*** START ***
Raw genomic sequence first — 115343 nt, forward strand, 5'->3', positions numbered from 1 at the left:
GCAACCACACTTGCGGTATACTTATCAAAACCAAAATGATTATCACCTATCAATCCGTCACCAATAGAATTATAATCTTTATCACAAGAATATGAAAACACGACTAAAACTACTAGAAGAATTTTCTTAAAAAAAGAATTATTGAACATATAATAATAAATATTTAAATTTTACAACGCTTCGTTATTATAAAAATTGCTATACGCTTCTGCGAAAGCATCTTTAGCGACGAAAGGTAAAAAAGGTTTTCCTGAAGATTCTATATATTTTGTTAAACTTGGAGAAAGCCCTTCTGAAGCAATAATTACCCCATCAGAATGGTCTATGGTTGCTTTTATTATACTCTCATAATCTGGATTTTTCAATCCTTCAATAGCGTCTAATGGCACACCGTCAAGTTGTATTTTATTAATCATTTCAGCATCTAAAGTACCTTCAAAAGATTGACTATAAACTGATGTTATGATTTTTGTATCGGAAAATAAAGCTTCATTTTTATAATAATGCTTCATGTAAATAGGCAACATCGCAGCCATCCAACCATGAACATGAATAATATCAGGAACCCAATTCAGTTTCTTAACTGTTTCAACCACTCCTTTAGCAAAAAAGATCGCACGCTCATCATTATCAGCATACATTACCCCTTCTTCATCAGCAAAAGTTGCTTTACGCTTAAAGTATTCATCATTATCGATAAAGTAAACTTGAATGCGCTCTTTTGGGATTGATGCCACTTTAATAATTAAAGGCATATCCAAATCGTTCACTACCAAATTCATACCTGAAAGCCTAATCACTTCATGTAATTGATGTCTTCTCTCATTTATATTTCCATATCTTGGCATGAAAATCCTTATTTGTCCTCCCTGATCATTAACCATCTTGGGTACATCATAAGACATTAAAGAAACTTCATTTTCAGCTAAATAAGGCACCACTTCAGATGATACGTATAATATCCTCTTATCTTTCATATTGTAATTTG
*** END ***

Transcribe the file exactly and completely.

Raw genomic sequence first — 115343 nt, forward strand, 5'->3', positions numbered from 1 at the left:
GCAACCACACTTGCGGTATACTTATCAAAACCAAAATGATTATCACCTATCAATCCGTCACCAATAGAATTATAATCTTTATCACAAGAATATGAAAACACGACTAAAACTACTAGAAGAATTTTCTTAAAAAAAGAATTATTGAACATATAATAATAAATATTTAAATTTTACAACGCTTCGTTATTATAAAAATTGCTATACGCTTCTGCGAAAGCATCTTTAGCGACGAAAGGTAAAAAAGGTTTTCCTGAAGATTCTATATATTTTGTTAAACTTGGAGAAAGCCCTTCTGAAGCAATAATTACCCCATCAGAATGGTCTATGGTTGCTTTTATTATACTCTCATAATCTGGATTTTTCAATCCTTCAATAGCGTCTAATGGCACACCGTCAAGTTGTATTTTATTAATCATTTCAGCATCTAAAGTACCTTCAAAAGATTGACTATAAACTGATGTTATGATTTTTGTATCGGAAAATAAAGCTTCATTTTTATAATAATGCTTCATGTAAATAGGCAACATCGCAGCCATCCAACCATGAACATGAATAATATCAGGAACCCAATTCAGTTTCTTAACTGTTTCAACCACTCCTTTAGCAAAAAAGATCGCACGCTCATCATTATCAGCATACATTACCCCTTCTTCATCAGCAAAAGTTGCTTTACGCTTAAAGTATTCATCATTATCGATAAAGTAAACTTGAATGCGCTCTTTTGGGATTGATGCCACTTTAATAATTAAAGGCATATCCAAATCGTTCACTACCAAATTCATACCTGAAAGCCTAATCACTTCATGTAATTGATGTCTTCTCTCATTTATATTTCCATATCTTGGCATGAAAATCCTTATTTGTCCTCCCTGATCATTAACCATCTTGGGTACATCATAAGACATTAAAGAAACTTCATTTTCAGCTAAATAAGGCACCACTTCAGATGATACGTATAATATCCTCTTATCTTTCATATTGTAATTTG